DSC05796I don’t think our yard was quite big enough for a coop of this size because the chickens’ scratching and eating in the pen was rough on our grass, even when we moved it every day. We had a particularly dry summer and we were very concerned about keeping the grass up in case we had to sell the house, so it might have been fine in a different year. We will do more research about the best ratios of coop-to-yard size next time. We weren’t fenced in, so full free-ranging wasn’t ever an option, but that would have lessened the “patchy” impact, too.

The Chickens:
This is probably an issue no one else will have, but Aaron is particularly nerdy and an obsessive perfectionist about these things, so we went through several breeds of chicks. In future years, we’d just try one or two new kinds every other year and live with the fact that there might  be a breed out there that would eat a little less and produce a little more. We tried Rhode Island Reds, Barred Rocks, and a California Grey hybrid, eventually landing with two Rhodies and two Californias for our flock. I think we’ll start with the California Greys next time (even though I like brown eggs better) and branch out from there.
DSC05559Who Should Get Chickens: 
Everyone. They are amazing. Okay… you should make sure you’re zoned for them, and petition your township/city to rezone or give you permission if you’re not!  Even though it worked out for us, I would NOT recommend spending this much money or getting animals if your roommates or spouse aren’t on board. And while they are lots of fun, I don’t think we saved any money on eggs, because the cost of their food alone was just about what we would have spent on eggs anyway. The extra benefits were huge for us — it made composting easier and more fun, the eggs were delicious and easily shared with friends, everyone’s kids wanted to come over and see the chickies, and it was fun to have a non-house project to work on together. I think chickens would be a great “pet” for kids, because they don’t require as much upkeep as a puppy or kitten, and they lay eggs instead of… something else. And it could be a great first business for your kid, because all your neighbors would pay top dollar if your adorable child went door-to-door selling eggs from “Li’l Johnny’s Chicken Emporium.” (We are already planning as much for our family and I might have already worked on a possible company name and logo.)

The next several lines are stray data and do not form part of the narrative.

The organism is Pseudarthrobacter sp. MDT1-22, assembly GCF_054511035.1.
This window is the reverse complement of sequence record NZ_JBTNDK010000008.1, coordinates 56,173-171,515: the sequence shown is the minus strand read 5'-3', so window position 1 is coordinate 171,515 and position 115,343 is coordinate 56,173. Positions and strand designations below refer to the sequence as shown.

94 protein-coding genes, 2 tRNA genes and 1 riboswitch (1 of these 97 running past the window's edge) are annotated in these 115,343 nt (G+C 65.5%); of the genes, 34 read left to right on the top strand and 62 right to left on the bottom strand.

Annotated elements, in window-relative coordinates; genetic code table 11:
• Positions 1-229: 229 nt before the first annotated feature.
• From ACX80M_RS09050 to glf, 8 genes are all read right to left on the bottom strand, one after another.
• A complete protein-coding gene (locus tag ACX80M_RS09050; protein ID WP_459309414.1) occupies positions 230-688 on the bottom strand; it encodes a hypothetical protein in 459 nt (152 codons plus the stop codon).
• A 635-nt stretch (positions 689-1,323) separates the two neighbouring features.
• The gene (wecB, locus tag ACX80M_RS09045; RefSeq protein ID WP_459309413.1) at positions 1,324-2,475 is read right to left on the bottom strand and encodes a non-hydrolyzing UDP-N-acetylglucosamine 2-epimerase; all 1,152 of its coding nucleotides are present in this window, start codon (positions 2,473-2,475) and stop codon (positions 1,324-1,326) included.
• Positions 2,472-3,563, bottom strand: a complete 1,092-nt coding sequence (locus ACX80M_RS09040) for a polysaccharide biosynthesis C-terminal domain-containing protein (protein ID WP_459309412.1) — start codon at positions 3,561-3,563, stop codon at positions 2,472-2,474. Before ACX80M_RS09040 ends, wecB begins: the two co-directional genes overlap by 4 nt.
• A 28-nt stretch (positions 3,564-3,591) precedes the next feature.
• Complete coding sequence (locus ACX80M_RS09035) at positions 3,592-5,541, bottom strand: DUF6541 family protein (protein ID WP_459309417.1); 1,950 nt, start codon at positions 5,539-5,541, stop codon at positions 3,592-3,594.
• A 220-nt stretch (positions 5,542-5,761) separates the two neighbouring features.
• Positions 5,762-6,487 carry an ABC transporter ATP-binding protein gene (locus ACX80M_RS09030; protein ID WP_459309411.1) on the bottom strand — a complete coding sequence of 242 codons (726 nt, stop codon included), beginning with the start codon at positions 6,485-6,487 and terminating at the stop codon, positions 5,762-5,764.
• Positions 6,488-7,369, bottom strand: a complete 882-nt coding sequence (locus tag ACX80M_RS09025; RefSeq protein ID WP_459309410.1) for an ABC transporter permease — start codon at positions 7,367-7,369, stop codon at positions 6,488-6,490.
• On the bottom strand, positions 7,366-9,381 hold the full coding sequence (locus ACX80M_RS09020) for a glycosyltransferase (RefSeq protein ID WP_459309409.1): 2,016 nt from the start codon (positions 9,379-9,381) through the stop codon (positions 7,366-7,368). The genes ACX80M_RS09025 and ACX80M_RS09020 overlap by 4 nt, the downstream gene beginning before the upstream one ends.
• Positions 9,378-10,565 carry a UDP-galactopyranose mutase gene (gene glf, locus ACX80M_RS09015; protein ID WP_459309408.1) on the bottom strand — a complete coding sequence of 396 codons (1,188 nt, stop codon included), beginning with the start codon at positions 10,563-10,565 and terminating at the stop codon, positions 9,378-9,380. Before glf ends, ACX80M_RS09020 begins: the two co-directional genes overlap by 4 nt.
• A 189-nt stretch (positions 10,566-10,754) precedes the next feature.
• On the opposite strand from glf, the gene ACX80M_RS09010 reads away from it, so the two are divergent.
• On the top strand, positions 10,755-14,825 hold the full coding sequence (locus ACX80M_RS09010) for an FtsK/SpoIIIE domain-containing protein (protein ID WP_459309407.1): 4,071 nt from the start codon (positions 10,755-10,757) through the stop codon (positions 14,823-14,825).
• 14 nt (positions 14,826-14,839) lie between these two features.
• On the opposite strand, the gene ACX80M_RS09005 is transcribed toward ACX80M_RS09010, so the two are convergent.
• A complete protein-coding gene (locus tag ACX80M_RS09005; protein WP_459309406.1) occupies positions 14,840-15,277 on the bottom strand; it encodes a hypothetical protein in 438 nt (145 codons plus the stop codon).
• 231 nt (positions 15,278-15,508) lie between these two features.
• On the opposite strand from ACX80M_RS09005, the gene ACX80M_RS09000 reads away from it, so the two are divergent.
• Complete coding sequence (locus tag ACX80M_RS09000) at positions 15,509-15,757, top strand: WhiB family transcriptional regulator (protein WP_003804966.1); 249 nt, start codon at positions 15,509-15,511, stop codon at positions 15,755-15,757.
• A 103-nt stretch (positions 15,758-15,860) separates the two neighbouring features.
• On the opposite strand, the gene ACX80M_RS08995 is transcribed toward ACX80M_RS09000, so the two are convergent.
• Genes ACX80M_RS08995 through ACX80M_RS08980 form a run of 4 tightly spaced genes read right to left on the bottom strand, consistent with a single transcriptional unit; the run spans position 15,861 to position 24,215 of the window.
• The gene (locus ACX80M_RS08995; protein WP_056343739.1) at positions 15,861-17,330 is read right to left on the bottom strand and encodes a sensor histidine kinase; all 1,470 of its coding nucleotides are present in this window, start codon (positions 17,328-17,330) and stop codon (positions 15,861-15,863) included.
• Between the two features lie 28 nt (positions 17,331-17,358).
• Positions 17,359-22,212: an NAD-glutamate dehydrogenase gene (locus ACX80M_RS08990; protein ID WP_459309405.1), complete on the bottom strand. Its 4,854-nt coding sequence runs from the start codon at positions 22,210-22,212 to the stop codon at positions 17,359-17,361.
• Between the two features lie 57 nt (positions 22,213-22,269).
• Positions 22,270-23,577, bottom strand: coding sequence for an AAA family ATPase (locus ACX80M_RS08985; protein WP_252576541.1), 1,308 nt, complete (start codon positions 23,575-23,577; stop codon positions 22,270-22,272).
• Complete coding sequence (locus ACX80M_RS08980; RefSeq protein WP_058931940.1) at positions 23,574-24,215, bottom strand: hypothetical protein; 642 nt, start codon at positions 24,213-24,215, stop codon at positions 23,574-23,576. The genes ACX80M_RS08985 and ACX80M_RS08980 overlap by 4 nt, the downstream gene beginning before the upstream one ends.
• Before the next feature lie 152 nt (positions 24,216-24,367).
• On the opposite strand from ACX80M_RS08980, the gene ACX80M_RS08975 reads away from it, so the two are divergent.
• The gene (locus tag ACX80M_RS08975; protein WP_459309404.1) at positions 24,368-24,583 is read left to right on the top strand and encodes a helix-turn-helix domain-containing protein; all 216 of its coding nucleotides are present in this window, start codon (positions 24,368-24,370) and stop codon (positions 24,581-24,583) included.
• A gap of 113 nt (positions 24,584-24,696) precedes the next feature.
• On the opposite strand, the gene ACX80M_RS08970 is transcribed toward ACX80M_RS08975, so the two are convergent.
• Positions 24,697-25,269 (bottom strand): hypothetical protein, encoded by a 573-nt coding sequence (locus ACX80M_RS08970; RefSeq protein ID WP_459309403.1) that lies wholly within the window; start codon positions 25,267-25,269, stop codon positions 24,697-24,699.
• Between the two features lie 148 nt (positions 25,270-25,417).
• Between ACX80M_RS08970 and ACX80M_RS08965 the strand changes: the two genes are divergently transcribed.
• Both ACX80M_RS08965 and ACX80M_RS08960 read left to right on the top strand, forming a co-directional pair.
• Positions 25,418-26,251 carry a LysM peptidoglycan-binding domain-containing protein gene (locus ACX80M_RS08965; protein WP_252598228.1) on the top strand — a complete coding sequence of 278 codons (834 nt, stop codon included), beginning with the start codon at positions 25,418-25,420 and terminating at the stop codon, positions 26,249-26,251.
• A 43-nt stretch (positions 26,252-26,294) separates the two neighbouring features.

What We Learned:
-Don’t invest in livestock without talking to your spouse and having full agreement.
-Know when to let it go (for me, this meant having chickens) and when to stand firm (but still making him do all the work).
-Chickens were much more fun than I expected.
-We absolutely want to have them again.
-For us and where we were at, chickens were a sorry placeholder for the puppy we really wanted. So now we have Max, and I’m really excited that someday we will have dogs and chickens!  (I’m also starting to think about bees, if we have more room someday…)
-Most importantly, we experienced a lot of God’s tender care at the end of our time with these chickens in passing them on to some little girls who were VERY EXCITED to be getting pets, and these memories are filled with with great reminders of God’s love and provision for us in all circumstances.

chicken Collage

 

Lord, who made the lion and the lamb,
You decreed I should be what I am.
Would it spoil some vast eternal plan,
If I were a wealthy man?

–“If I were a Rich Man,” from Fiddler on the Roof.

2 thoughts on “Rich men have chickens

  1. Pingback: foggy | abby hummel

  2. Pingback: making way for a (belated) duckling | abby hummel